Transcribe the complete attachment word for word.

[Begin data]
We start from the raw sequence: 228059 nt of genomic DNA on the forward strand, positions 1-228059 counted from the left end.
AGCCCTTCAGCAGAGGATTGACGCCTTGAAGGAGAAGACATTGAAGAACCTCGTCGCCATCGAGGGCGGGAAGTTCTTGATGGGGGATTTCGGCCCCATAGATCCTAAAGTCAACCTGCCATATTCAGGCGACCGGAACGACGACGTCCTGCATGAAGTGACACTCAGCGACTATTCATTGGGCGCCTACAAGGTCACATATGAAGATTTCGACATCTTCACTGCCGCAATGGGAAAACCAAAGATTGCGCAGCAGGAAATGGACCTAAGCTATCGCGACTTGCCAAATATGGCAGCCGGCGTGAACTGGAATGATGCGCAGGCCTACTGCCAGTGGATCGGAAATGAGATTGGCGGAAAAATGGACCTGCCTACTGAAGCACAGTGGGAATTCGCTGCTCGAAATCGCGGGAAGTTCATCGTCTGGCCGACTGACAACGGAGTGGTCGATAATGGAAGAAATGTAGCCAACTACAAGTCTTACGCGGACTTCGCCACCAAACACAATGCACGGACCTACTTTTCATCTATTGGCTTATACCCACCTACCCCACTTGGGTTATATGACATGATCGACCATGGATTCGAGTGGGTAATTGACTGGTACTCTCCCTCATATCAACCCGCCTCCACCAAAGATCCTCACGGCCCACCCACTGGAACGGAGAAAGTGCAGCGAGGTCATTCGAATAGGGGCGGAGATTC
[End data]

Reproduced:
We start from the raw sequence: 228059 nt of genomic DNA on the forward strand, positions 1-228059 counted from the left end.
AGCCCTTCAGCAGAGGATTGACGCCTTGAAGGAGAAGACATTGAAGAACCTCGTCGCCATCGAGGGCGGGAAGTTCTTGATGGGGGATTTCGGCCCCATAGATCCTAAAGTCAACCTGCCATATTCAGGCGACCGGAACGACGACGTCCTGCATGAAGTGACACTCAGCGACTATTCATTGGGCGCCTACAAGGTCACATATGAAGATTTCGACATCTTCACTGCCGCAATGGGAAAACCAAAGATTGCGCAGCAGGAAATGGACCTAAGCTATCGCGACTTGCCAAATATGGCAGCCGGCGTGAACTGGAATGATGCGCAGGCCTACTGCCAGTGGATCGGAAATGAGATTGGCGGAAAAATGGACCTGCCTACTGAAGCACAGTGGGAATTCGCTGCTCGAAATCGCGGGAAGTTCATCGTCTGGCCGACTGACAACGGAGTGGTCGATAATGGAAGAAATGTAGCCAACTACAAGTCTTACGCGGACTTCGCCACCAAACACAATGCACGGACCTACTTTTCATCTATTGGCTTATACCCACCTACCCCACTTGGGTTATATGACATGATCGACCATGGATTCGAGTGGGTAATTGACTGGTACTCTCCCTCATATCAACCCGCCTCCACCAAAGATCCTCACGGCCCACCCACTGGAACGGAGAAAGTGCAGCGAGGTCATTCGAATAGGGGCGGAGATTC